the mere idea that my brain will be able to handle new information is comforting.

do you have birds that reguarly visit your yard? (I think so, but cannot remember...) If so, how about learning their birdcalls?
I second the bread idea - there's nothing like bread fresh out of the oven.

I'd love to hear about you and the Mr. learning how to ballroom dance, or tango.

(the rest of my list is things that I hope to attempt, not things to learn per se - writing a sonnet, doing the butterfly stroke, designing my own lace project and seeing it to completion, memorizing the "Cremation of Sam Magee" etc.)


Hey, you've got skiing to take you traveling to wonderful mountain tops, how about learning to scuba dive so you have exotic water vacations?


Play the banjo. That would be my answer, although the guitar idea is nice too.

Or a drawing class. But not naked folks since the human body is your day job.


I'm tossing my hat into the new language suggestion. Its one of those cognitive and hearing things that must be done while young. I can remember my immigrant mom, trying to learn "proper" English from her know it all daughter. I'd try to get her to correctly pronouce something and she would be sure she had said it exactly like me. We still tease her today of some pronounciations.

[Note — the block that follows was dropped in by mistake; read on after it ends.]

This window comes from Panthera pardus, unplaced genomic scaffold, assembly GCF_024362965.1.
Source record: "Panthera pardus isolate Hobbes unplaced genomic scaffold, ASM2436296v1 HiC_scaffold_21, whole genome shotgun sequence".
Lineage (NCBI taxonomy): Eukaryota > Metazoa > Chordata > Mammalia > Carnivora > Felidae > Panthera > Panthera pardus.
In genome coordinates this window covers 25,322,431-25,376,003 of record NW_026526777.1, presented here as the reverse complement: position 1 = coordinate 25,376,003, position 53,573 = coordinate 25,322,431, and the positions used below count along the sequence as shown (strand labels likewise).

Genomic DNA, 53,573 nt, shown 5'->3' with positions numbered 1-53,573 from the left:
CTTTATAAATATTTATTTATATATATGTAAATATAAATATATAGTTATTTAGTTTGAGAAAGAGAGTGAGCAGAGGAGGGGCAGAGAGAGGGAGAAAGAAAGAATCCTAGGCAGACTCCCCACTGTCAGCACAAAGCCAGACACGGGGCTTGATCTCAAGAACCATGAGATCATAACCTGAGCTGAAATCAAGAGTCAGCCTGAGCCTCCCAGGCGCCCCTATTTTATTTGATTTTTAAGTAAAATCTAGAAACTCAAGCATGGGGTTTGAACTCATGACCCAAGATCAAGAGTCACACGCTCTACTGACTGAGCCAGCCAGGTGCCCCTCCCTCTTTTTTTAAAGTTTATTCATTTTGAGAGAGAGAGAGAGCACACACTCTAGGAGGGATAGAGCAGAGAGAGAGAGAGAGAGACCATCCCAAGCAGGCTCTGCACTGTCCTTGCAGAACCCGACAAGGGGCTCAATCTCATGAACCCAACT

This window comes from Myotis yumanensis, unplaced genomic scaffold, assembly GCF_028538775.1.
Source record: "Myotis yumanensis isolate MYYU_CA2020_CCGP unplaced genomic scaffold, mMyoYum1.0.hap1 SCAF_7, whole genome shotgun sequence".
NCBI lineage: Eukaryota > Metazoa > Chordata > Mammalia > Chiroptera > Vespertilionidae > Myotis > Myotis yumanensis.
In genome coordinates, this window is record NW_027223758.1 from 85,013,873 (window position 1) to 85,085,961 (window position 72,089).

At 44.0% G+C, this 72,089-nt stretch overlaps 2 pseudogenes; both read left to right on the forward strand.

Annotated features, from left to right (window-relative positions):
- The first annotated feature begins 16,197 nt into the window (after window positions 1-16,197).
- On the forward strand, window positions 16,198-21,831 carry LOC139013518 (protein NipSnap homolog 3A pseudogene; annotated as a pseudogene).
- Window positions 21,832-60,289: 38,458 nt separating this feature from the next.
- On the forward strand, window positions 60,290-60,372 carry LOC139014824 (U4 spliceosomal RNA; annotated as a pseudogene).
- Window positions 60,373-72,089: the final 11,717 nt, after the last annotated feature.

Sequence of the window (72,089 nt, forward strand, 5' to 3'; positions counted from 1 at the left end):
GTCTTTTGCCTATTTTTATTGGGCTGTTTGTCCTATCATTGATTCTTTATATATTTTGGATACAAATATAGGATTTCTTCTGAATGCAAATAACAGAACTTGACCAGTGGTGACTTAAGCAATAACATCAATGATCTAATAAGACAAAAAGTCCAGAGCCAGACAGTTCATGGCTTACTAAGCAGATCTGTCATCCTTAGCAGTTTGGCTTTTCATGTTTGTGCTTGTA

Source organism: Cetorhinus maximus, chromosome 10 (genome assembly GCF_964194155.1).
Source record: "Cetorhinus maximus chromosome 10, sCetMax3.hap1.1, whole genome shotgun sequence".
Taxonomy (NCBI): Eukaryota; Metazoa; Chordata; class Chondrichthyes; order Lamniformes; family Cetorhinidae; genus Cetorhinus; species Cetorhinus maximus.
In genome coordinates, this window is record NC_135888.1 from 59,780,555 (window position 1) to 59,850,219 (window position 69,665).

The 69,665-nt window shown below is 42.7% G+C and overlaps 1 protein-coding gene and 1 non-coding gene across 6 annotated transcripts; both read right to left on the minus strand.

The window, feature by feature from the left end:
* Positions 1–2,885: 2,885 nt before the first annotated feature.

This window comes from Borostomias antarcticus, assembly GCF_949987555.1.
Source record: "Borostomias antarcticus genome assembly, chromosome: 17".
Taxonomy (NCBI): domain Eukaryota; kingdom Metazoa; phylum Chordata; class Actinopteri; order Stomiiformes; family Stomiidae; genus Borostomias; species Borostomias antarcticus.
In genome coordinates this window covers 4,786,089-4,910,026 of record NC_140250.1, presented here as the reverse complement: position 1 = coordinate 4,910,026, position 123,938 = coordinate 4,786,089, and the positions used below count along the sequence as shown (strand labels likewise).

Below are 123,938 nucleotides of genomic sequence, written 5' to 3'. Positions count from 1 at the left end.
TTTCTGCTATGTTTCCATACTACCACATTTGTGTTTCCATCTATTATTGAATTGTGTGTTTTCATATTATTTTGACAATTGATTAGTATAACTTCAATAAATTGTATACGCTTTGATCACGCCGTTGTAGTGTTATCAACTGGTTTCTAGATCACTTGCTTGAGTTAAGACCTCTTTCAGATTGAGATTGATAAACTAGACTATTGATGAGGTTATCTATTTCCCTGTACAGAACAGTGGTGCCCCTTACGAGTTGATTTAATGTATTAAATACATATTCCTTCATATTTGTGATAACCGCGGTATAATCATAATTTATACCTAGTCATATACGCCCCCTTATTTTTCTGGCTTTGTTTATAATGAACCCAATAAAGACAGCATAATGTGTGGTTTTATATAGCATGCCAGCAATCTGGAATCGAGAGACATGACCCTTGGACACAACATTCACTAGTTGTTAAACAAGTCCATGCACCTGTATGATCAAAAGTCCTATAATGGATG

I love all the music suggestions, but the first one that came to my mind was sailing. It's something I end up re-learning every few years and it's always such a great feeling, and one that you can use for years. I'd second Teresa C's suggestions of surfing and scuba diving, too.


I think you should learn to play acoustic guitar. Learn a few chords and you can learn enough to play real songs. The real key for me was the strumming hand. The first couple times, it couldn't get a rhythem. My father swore one day it would just fall into place. Third time was the charm, within three days. It felt like the first time I realized I was knitting and hadn't even looked at my work!


I think learning a language is an excellent idea. I'm homeschooling my kids this year and we are planning to learn a language together. But I think it should be something exotic, like Russian or Japanese.

Cheryl S.

Put me down for learning another language, too. That's on my list. And darn it, I see someone already got the Vandellas.


I second the drawing idea. The hubby suggested combat aircraft dog fighting -- yeah, I rolled my eyes too.


Learn to play the harmonica.


I rather like you the way you are. Personally, I'm working on learning humility this year. Or, perhaps, reality is teaching me humility...

Are you intrigued more by the active or passive? A new skill or an in-depth study? Something that can be done at or near home, or something that requires a different setting (an ice rink, for instance)? A more mental endeavor or an activity that hones and preserves hand-eye coordination? A solo or duo or group activity?

I'm a great fan of archery but it might not go over so well with the neighbors. Darts just don't have the same oomph as a longbow. What's Mr. E. think?


I see everyone beat me to the language, music, sailing, and tatting ideas. AND the Vandellas' reference. How about taking a class in Improv comedy?

Andrea (noricum)